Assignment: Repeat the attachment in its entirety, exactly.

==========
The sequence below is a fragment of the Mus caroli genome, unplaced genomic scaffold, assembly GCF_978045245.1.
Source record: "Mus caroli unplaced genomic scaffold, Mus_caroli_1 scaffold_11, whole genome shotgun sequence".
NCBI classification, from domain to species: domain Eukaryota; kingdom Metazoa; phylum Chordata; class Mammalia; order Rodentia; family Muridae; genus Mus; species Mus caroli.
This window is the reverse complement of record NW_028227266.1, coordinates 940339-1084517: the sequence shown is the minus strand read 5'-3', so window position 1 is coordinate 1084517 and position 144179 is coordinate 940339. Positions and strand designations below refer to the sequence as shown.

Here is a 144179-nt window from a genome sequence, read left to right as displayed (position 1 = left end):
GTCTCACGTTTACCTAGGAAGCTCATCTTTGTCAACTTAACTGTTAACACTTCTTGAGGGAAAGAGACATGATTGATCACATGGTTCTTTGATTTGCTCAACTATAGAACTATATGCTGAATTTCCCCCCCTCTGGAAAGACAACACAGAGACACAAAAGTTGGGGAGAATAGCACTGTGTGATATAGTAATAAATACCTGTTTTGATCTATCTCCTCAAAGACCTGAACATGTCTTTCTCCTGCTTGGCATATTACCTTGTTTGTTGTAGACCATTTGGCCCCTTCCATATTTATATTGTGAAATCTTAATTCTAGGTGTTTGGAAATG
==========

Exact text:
The sequence below is a fragment of the Mus caroli genome, unplaced genomic scaffold, assembly GCF_978045245.1.
Source record: "Mus caroli unplaced genomic scaffold, Mus_caroli_1 scaffold_11, whole genome shotgun sequence".
NCBI classification, from domain to species: domain Eukaryota; kingdom Metazoa; phylum Chordata; class Mammalia; order Rodentia; family Muridae; genus Mus; species Mus caroli.
This window is the reverse complement of record NW_028227266.1, coordinates 940339-1084517: the sequence shown is the minus strand read 5'-3', so window position 1 is coordinate 1084517 and position 144179 is coordinate 940339. Positions and strand designations below refer to the sequence as shown.

Here is a 144179-nt window from a genome sequence, read left to right as displayed (position 1 = left end):
GTCTCACGTTTACCTAGGAAGCTCATCTTTGTCAACTTAACTGTTAACACTTCTTGAGGGAAAGAGACATGATTGATCACATGGTTCTTTGATTTGCTCAACTATAGAACTATATGCTGAATTTCCCCCCCTCTGGAAAGACAACACAGAGACACAAAAGTTGGGGAGAATAGCACTGTGTGATATAGTAATAAATACCTGTTTTGATCTATCTCCTCAAAGACCTGAACATGTCTTTCTCCTGCTTGGCATATTACCTTGTTTGTTGTAGACCATTTGGCCCCTTCCATATTTATATTGTGAAATCTTAATTCTAGGTGTTTGGAAATG